Yes, you need to cite whatever you use, whether quoting or summarizing. Otherwise you open yourself to possible charges of plagiarism (or self-plagiarism). An informal citation might be enough, but you should attribute the ideas of others to themselves.

This would be especially true if it is possible that the abstract could appear alone without the rest of the paper.

When in doubt, cite. Make the context clear.

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    This is very field- and conference-dependent — and “Otherwise you open yourself to possible charges of plagiarism” is certainly not always true. In plenty of conferences I’ve known, abstracts are often short and informal, and don’t carry any expectation of being self-contained or thoroughly referenced. Completely agree with your 2nd and 3rd paragraph, though.
    – PLL
    Dec 11, 2023 at 11:41
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    Plagarism is to wrongly attribute previously published ideas and contents as one's own and new. One can avoid that without giving a technical citation, for example, by saying that "prior research has..." or "We extend a framework previously introduced by Buffy et al.". Dec 11, 2023 at 11:47
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    Buffy: Obviously I don’t mean it’s OK to claim others’ work as one’s own! I mean things like @lighthousekeeper’s example, “Prior research has shown X… We show Y.” , which carries no suggestion that the prior work is the writer’s own (rather the contrary). In a more detailed context, I’d expect citations, both to back up the assertion and give credit appropriately. But in a brief abstract, mentioning background work without thorough attribution seems very normal, and certainly not plagiarism — I’d think of a brief attribution there as helpful, but by no means obligatory.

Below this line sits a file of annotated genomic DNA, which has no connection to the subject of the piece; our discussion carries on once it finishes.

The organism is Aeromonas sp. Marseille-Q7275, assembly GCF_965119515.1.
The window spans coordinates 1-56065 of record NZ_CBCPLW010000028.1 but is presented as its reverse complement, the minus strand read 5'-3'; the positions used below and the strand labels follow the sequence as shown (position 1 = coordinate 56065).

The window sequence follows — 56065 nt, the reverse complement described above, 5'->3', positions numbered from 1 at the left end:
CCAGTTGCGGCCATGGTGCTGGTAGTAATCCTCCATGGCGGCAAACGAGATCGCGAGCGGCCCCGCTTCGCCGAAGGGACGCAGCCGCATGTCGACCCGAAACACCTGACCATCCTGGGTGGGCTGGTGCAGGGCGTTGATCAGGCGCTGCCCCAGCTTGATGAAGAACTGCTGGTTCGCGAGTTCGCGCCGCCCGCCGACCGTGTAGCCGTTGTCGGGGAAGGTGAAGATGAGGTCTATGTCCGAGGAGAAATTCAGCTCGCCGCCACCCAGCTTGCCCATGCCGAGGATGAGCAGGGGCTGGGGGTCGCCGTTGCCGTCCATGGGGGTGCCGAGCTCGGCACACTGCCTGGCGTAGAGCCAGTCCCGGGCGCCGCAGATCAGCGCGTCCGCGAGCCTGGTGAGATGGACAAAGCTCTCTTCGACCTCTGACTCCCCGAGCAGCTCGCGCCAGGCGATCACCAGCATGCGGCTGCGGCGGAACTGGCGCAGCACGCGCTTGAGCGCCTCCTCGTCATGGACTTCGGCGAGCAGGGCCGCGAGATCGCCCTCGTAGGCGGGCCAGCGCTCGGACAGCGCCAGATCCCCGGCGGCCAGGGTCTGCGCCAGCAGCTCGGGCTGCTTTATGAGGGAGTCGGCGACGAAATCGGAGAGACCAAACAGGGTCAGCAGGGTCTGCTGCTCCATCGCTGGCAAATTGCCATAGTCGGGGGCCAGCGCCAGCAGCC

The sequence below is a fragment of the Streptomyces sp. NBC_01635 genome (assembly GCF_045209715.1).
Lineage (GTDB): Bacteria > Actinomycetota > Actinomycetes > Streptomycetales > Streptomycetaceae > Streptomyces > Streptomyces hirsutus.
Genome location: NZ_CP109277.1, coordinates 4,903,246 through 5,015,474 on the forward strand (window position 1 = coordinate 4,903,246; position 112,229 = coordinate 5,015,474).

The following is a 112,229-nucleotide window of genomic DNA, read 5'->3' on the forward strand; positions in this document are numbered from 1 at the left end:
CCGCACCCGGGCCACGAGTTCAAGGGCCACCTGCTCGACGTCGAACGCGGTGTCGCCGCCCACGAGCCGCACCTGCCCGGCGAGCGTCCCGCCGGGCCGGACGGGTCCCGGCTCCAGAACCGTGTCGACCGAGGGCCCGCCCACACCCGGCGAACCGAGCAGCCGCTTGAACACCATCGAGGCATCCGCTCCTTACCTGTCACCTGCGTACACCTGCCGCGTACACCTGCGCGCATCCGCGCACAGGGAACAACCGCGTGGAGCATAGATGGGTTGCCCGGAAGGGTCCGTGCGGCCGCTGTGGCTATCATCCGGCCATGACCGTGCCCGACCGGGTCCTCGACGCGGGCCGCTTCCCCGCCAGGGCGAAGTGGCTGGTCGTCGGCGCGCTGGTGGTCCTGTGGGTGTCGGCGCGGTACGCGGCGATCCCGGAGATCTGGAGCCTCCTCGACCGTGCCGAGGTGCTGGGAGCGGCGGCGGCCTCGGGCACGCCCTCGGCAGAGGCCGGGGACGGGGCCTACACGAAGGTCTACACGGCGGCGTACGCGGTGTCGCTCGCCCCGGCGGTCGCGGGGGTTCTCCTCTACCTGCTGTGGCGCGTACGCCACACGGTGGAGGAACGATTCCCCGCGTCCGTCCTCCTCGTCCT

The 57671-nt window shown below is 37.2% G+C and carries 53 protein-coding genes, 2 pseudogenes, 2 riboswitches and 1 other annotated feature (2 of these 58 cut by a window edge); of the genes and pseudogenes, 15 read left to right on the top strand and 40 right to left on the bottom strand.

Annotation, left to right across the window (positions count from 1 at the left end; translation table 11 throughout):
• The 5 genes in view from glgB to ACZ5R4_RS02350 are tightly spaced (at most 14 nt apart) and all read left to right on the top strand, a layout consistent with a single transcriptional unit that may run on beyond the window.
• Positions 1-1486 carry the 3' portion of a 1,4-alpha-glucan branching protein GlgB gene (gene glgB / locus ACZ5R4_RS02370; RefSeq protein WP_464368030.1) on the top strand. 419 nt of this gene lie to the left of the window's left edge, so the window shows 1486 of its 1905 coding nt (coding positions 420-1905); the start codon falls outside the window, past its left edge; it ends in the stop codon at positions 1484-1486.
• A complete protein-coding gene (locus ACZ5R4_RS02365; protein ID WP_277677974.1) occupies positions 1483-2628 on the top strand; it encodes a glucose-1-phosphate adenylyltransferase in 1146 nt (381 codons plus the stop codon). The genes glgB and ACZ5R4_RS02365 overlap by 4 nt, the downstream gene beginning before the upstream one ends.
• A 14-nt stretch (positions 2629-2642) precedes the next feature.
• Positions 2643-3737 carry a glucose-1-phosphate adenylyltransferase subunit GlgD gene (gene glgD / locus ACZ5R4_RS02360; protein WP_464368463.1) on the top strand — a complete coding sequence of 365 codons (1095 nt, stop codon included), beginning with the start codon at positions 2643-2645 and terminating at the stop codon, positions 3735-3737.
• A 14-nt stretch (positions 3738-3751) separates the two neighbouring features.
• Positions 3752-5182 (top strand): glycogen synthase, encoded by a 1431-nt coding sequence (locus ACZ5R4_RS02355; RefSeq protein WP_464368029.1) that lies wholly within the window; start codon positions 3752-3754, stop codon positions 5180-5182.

– PLL
    Dec 11, 2023 at 17:08
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    Another vote for context dependence. In my field it would be unusual to include any citations in a conference abstract, and even oral papers and posters will usually only include a handful of the most critical references. The expectation is that much of what is presented is preliminary or in progress, and thorough referencing will be included with the published paper or thesis. I expect conference abstracts have less weight/impact in fields where this is the norm than in ones that expect citations.
    – Tyler
    Dec 11, 2023 at 21:28
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    An abstract like this is more like an 'ad' for your talk/poster, it's not really a stand-alone work and should not be cited by anyone who hasn't attended the actual talk/poster any more than you would cite a book that you only know the title and table of contents from. It's not typical to provide citations in these abstracts, even if OP may have a special case where it's more appropriate.
    – Bryan Krause
    Dec 11, 2023 at 21:56